Garrett Jones is unimpressed by critiques of the meroticracy: "Nostalgia for the comfy old days when insiders ran cozy corporate clubs is wildly misplaced."
Evidence of volcanism on Mars less than 250,000 years ago; before this the most recent volcanism had been dated to more then 2 million years ago. In a region called "Cerberus Fossae," which I suppose means "Hell Hound Ditches."
NY Times photo essay on life in rural Portugal, fascinating.
And on the subject of scientific YouTube, here's an amazing video on the power of the equation xn+1= rxn(1-xn), known as the logistic map.
Possibly the most complex diagram you will ever see: the Roche Biochemical Pathways Map
Women who are secretly relieved to be off the hook for holiday planning this year: “I am looking forward to Thanksgiving Day more than I have in 15 years. I am looking forward to the opportunity to choose how we get to spend the day instead of exhausting ourselves pleasing the extended family.” (Washington Post)
NY Times page listing all of their Ten Best Books of the Year selections going back to 2004. Good place to start looking for something to read.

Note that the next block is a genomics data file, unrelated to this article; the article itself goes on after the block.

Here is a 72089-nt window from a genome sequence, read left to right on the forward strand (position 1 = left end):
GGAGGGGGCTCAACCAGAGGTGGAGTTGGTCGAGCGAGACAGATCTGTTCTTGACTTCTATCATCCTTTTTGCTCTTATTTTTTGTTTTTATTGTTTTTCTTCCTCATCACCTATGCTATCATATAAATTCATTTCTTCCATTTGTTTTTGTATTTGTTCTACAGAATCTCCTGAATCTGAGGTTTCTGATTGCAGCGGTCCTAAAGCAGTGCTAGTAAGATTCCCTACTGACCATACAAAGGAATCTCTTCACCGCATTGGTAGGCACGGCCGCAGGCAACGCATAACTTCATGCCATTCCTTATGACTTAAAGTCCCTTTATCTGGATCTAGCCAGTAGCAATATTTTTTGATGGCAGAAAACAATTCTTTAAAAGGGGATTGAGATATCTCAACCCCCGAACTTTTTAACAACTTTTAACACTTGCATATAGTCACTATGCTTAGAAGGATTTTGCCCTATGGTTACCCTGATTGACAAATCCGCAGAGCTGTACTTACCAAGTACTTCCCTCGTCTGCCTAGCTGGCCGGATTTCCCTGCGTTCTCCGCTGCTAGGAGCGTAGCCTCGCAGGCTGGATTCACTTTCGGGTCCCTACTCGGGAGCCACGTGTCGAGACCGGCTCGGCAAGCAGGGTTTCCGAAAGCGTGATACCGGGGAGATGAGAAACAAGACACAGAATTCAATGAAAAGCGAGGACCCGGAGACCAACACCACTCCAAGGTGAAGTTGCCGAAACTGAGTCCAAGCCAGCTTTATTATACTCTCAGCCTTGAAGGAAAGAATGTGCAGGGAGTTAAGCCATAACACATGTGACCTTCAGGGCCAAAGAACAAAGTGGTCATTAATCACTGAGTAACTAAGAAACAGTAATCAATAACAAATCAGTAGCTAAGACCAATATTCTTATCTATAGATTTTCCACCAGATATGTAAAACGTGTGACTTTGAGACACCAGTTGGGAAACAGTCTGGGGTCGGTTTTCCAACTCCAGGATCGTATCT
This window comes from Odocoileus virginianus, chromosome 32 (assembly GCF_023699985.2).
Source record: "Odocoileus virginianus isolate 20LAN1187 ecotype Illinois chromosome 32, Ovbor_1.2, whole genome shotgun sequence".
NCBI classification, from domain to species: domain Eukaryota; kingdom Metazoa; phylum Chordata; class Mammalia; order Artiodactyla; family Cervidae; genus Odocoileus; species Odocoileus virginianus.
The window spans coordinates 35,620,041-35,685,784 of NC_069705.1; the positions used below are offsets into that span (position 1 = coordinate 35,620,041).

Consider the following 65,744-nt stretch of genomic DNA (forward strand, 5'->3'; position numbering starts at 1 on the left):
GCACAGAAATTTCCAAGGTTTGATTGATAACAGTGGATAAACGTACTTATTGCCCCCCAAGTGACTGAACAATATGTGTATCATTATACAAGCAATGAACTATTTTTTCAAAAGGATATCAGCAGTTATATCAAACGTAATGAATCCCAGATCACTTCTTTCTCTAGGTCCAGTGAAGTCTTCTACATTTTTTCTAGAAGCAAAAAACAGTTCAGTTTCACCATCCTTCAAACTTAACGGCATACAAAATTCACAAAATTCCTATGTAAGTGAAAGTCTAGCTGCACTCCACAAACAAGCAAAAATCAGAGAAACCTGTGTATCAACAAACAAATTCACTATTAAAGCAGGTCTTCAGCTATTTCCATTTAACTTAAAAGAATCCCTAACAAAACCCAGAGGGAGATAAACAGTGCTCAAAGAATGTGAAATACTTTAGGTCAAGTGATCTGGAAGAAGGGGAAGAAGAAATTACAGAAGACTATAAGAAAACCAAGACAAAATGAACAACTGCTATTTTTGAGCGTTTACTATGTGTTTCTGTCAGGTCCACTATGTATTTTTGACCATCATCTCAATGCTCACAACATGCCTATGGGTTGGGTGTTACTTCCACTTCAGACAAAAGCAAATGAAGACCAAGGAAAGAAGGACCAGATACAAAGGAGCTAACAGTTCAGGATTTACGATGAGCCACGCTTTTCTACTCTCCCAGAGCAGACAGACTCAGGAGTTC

According to this study, 17% of Americans report having no close friends. These researchers are trying to use their data on social networks to explain something about politics but I'm just blown away by that number.
Remembering American plants that were once domesticated but then abandoned, like sumpweed.
The 2,000-year-old rock-cut tombs of Hegra in Saudi Arabia are now open to tourists.
The way the Sacklers and Purdue Pharma illegally "turbocharged" sales of Oxycontin seems worse the more I read about it.
Training neural networks to recognize archaeological sites and identify artifacts. (NY Times)
The Queen's Gambit and the problem of unsocialized genius.
Long NY Times piece on young, left-wing heirs and heiresses determined to give away all of their family's ill-gotten gains.
It's too late to cancel William Faulkner for racism, since he already worked so hard to cancel himself, fully aware that his personal life and his fiction were completely at odds.
Is failure a steppingstone toward success, or just failure?